the windows open in a rainstorm?
The resulting mildew not only
stinks - it can be indicative
of mold in your vehicle. Getting
at the source is the first step
in returning your car's interior
to its pre-shower state.
1. Try to find the source of the
odor. Check rugs, upholstery and
air conditioning vents for signs
of mold or moisture.
2. Thoroughly dry the affected
area by soaking up any liquid
with a towel, then use a hair
dryer to dry it completely.
3. Remove the floor mats and lay
them out in the sun for a few
days if they are the source of
4. Scatter Borax or baking soda
over the floor and upholstery
of affected areas. Work it into
the rugs with your hands.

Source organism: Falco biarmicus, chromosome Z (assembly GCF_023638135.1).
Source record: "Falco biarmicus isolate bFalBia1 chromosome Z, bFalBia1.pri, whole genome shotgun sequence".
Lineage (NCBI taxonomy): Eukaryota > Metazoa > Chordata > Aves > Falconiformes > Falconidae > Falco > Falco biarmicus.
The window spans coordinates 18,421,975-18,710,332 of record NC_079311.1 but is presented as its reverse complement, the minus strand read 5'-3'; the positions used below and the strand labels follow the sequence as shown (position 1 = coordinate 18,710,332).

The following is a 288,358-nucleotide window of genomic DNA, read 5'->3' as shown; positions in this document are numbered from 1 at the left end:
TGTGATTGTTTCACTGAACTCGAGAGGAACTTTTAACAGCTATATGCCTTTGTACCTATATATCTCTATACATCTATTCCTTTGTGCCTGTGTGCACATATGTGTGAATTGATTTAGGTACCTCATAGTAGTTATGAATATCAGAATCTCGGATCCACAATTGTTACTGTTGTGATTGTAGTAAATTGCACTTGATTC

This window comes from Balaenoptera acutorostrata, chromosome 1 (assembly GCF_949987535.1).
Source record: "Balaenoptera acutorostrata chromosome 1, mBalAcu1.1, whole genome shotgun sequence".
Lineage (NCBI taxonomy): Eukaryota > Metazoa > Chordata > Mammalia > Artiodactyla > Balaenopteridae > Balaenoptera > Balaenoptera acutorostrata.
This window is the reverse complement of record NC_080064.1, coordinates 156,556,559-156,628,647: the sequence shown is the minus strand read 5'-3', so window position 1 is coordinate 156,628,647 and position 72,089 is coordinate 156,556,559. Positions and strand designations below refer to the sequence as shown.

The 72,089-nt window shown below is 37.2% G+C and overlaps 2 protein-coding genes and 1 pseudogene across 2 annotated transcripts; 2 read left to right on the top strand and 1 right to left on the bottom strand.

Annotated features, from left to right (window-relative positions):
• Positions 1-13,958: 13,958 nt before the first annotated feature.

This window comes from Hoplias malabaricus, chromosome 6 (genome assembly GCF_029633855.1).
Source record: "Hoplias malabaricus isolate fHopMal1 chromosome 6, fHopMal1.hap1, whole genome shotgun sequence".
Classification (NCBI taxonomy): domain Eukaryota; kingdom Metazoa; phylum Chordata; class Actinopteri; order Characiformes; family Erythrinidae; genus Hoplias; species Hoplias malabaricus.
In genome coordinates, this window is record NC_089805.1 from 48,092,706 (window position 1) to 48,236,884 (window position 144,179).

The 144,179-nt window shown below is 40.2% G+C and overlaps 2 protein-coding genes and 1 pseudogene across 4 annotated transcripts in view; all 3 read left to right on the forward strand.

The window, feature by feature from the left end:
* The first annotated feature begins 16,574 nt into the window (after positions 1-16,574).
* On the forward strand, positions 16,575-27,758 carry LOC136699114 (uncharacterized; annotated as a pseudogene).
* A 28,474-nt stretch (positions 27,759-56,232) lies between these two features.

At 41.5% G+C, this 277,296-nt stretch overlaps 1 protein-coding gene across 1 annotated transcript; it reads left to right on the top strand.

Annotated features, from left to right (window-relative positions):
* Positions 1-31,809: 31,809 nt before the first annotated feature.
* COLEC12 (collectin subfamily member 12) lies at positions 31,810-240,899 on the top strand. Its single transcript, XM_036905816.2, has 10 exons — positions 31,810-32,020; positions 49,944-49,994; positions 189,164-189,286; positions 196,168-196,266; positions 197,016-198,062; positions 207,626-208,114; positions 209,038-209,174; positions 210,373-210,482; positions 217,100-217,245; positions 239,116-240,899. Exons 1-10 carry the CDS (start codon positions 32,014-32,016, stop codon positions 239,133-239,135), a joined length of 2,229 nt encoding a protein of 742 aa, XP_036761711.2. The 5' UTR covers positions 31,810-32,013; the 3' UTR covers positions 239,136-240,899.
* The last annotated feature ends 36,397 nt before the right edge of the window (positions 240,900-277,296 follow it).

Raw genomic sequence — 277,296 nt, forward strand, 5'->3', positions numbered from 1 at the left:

5. Let it remain at least overnight
and then vacuum.
6. Use a commercial odor absorber
or enzyme cleaner according to
directions if some odor remains.
7. Clean air conditioner vents
with a cotton swab dipped in window
cleaner. If you still smell mildew
in your air conditioning system,
try running the heater full-blast
for 10 minutes to dry it out,
leaving the windows open.
8. Take the car for a professional
interior cleaning if all else
Charcoal briquettes help absorb
moisture and odors. Put them under
the seats and let them remain
until odor is gone.
On warm days, leave the car windows
open to let the car air out.
Floor mats are easily replaceable
and it may be easier to replace
them than to remove the mildew
If the mildew smell remains in
your air conditioning vents, try
an odor- or mildew-eliminating
spray (like Lysol) or a spray
product especially made for air
Be careful that the hair dryer
doesn't overheat or come in contact
with anything in the car that
is not heat-resistant.
If moisture has penetrated into
seat pads, you may have to replace
them in order to eradicate the